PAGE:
Just about everyone agrees that the United States should have electronic health data standards, but federal regulators are having trouble actually setting standards and making them stick.
Doctors say they and their colleagues still use conflicting data standards, Linda Kohn, a health care director at the U.S. Government Accountability Office (GAO), writes in a letter summarizing GAO investigators’ work.
Different EHR systems use different rules for classifying allergic reactions and other common conditions, and providers say they also face complicated conflicts between different states’ privacy rules, doctors told GAO investigators.
Adopting and using EHR systems is expensive, and some doctors told the GAO they do not expect to exchange enough health data to make investing much time or money in EHR systems worthwhile.
Kohn says providers still have trouble with basic tasks such as matching patients with the patients’ own electronic health records.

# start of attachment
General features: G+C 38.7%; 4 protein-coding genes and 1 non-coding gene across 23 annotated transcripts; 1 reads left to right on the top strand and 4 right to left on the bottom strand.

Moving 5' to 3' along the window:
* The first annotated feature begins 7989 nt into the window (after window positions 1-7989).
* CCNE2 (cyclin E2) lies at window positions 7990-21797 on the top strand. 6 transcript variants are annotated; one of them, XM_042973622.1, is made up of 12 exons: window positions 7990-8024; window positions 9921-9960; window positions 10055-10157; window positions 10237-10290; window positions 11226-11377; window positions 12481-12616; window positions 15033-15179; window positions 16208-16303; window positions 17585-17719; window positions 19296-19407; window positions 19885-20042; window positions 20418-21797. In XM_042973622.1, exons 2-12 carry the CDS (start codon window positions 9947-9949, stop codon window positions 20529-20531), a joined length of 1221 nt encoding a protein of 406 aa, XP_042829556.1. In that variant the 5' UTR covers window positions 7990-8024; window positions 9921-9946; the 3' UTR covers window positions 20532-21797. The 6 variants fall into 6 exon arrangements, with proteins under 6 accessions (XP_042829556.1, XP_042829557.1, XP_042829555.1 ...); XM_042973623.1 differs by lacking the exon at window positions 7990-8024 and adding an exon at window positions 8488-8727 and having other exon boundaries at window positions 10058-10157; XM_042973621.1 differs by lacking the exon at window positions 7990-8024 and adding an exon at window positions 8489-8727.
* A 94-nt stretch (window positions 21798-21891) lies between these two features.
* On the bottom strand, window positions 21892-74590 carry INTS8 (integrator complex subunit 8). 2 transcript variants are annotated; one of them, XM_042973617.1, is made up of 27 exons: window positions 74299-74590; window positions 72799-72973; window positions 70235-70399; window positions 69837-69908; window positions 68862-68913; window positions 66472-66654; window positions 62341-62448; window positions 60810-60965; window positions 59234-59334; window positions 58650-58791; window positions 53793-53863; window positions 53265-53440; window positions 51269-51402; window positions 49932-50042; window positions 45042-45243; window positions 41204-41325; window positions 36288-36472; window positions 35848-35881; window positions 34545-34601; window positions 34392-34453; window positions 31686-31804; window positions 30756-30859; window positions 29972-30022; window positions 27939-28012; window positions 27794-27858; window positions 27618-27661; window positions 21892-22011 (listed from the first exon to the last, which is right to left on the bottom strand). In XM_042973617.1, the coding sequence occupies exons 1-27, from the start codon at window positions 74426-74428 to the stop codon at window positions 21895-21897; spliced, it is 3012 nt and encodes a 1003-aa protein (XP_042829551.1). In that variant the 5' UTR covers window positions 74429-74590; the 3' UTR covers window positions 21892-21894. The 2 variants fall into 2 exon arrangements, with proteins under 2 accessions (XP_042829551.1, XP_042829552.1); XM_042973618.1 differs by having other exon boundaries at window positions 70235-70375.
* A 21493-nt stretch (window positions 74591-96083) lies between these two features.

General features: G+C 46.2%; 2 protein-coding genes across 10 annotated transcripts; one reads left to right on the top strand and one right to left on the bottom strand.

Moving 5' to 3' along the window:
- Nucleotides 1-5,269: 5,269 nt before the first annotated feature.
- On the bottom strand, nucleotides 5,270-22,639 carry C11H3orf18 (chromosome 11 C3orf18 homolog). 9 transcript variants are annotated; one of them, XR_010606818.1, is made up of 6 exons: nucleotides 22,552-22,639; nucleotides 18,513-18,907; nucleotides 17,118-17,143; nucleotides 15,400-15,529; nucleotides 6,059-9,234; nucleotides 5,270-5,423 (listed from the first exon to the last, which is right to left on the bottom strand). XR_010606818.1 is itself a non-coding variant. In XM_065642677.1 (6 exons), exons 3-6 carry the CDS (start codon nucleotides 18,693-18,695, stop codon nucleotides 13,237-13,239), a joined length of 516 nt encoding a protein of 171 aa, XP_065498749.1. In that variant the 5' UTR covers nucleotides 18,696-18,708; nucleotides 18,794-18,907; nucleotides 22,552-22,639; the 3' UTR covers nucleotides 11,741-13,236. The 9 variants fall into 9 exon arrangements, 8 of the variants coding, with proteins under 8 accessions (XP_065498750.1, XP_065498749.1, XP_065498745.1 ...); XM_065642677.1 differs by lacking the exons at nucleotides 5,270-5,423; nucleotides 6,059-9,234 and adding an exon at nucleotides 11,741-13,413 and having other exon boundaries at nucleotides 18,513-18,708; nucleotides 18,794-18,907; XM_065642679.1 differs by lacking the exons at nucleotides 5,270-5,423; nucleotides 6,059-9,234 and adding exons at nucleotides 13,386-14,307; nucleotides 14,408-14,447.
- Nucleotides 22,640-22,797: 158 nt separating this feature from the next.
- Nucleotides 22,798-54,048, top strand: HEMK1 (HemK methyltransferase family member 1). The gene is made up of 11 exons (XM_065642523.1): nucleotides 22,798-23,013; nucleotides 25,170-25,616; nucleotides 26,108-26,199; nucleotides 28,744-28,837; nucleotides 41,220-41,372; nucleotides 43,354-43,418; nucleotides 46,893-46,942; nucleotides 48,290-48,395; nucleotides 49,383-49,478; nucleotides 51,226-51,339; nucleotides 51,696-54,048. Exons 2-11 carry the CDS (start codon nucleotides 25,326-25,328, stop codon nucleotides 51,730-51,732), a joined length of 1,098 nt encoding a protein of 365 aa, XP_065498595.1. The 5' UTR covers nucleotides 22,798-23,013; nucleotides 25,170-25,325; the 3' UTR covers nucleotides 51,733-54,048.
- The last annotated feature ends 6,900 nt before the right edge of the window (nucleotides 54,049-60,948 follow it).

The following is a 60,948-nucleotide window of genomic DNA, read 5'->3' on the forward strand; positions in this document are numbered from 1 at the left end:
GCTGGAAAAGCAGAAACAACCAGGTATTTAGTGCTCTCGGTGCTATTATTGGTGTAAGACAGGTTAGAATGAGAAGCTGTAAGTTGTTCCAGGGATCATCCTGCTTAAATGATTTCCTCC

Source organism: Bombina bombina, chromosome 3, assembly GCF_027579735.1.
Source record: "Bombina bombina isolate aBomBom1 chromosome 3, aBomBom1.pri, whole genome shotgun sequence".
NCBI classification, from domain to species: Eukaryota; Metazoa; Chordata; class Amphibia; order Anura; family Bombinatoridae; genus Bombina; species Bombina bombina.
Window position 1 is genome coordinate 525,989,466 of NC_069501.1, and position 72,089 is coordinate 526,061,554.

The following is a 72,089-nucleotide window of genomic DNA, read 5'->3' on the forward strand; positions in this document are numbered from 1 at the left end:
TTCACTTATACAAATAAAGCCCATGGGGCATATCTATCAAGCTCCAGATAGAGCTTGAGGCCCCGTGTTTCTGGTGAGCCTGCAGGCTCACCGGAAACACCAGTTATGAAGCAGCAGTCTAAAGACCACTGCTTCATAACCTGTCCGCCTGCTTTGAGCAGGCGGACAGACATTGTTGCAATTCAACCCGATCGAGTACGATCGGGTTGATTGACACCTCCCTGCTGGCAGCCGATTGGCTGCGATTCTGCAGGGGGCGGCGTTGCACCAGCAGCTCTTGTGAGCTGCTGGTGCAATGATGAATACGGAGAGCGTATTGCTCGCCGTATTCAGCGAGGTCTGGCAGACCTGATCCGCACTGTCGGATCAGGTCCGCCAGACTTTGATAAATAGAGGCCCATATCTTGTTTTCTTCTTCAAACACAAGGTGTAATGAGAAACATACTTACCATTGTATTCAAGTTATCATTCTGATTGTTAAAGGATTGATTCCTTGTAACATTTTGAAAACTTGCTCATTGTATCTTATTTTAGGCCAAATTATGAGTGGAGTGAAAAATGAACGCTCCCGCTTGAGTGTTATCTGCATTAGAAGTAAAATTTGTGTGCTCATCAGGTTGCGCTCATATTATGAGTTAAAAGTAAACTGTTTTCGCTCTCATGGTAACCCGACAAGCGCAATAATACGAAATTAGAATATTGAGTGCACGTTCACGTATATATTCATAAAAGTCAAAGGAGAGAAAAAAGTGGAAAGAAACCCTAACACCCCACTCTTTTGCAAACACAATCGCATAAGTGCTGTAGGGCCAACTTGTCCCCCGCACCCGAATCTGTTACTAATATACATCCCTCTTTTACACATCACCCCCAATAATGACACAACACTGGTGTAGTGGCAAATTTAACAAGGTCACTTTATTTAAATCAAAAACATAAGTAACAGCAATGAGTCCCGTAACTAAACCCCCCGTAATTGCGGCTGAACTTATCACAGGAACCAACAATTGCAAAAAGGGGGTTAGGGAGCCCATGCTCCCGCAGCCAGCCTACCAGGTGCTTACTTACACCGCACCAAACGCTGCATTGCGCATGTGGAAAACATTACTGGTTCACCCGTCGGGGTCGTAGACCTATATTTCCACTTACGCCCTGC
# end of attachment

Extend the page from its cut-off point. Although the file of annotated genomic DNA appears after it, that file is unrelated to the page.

“Multiple providers and stakeholders cited situations in which several of their patients are listed with the same name and birth year and live in the same area,” Kohn writes. “Two of these providers reported that patients can be matched to the wrong set of records, and that providers often need to manually match records.”
GAO investigators looked at U.S. Department of Health and Human Services (HHS) EHR efforts to help Congress monitor implementation of the federal Health Information Technology for Economic and Clinical Health (HITECH) Act.
President Obama signed the HITECH Act soon after he became president.
The law, which started to take effect while the Patient Protection and Affordable Care Act (PPACA) was still being drafted, requires HHS to improve health data standards and promote EHR use.
HHS has set up a multistage program that encourages doctors and hospitals that treat Medicare and Medicaid patients to use EHR systems.
HHS is using an EHR technology certification program to encourage software companies and their customers to adopt compatible health data standards.
In August, HHS published a set of principles for promoting an electronic health interchange.
But, in the EHR principles document, HHS failed to say what specific actions it would take, what milestones it wanted to achieve, and when it hoped to achieve each milestone, Kohn writes.